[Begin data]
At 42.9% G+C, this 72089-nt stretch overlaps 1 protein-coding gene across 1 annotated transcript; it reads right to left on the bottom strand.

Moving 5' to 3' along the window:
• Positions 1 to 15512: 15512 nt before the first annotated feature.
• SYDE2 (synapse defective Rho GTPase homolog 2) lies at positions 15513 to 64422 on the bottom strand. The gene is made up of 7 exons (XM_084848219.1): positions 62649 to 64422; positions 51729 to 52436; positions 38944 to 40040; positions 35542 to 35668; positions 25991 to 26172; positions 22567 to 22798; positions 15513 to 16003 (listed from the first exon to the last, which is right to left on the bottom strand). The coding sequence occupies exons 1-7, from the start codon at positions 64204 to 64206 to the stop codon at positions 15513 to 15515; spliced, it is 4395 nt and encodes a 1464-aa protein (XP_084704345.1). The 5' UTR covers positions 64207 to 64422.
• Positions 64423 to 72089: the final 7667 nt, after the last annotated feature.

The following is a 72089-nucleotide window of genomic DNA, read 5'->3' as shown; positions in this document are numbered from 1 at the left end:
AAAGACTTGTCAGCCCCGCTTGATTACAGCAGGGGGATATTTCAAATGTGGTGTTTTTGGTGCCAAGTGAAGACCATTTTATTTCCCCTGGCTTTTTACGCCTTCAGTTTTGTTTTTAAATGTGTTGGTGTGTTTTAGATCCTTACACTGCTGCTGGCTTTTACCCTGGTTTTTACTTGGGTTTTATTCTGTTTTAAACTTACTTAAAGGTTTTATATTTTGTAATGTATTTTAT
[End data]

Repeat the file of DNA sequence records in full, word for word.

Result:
At 42.9% G+C, this 72089-nt stretch overlaps 1 protein-coding gene across 1 annotated transcript; it reads right to left on the bottom strand.

Moving 5' to 3' along the window:
• Positions 1 to 15512: 15512 nt before the first annotated feature.
• SYDE2 (synapse defective Rho GTPase homolog 2) lies at positions 15513 to 64422 on the bottom strand. The gene is made up of 7 exons (XM_084848219.1): positions 62649 to 64422; positions 51729 to 52436; positions 38944 to 40040; positions 35542 to 35668; positions 25991 to 26172; positions 22567 to 22798; positions 15513 to 16003 (listed from the first exon to the last, which is right to left on the bottom strand). The coding sequence occupies exons 1-7, from the start codon at positions 64204 to 64206 to the stop codon at positions 15513 to 15515; spliced, it is 4395 nt and encodes a 1464-aa protein (XP_084704345.1). The 5' UTR covers positions 64207 to 64422.
• Positions 64423 to 72089: the final 7667 nt, after the last annotated feature.

The following is a 72089-nucleotide window of genomic DNA, read 5'->3' as shown; positions in this document are numbered from 1 at the left end:
AAAGACTTGTCAGCCCCGCTTGATTACAGCAGGGGGATATTTCAAATGTGGTGTTTTTGGTGCCAAGTGAAGACCATTTTATTTCCCCTGGCTTTTTACGCCTTCAGTTTTGTTTTTAAATGTGTTGGTGTGTTTTAGATCCTTACACTGCTGCTGGCTTTTACCCTGGTTTTTACTTGGGTTTTATTCTGTTTTAAACTTACTTAAAGGTTTTATATTTTGTAATGTATTTTAT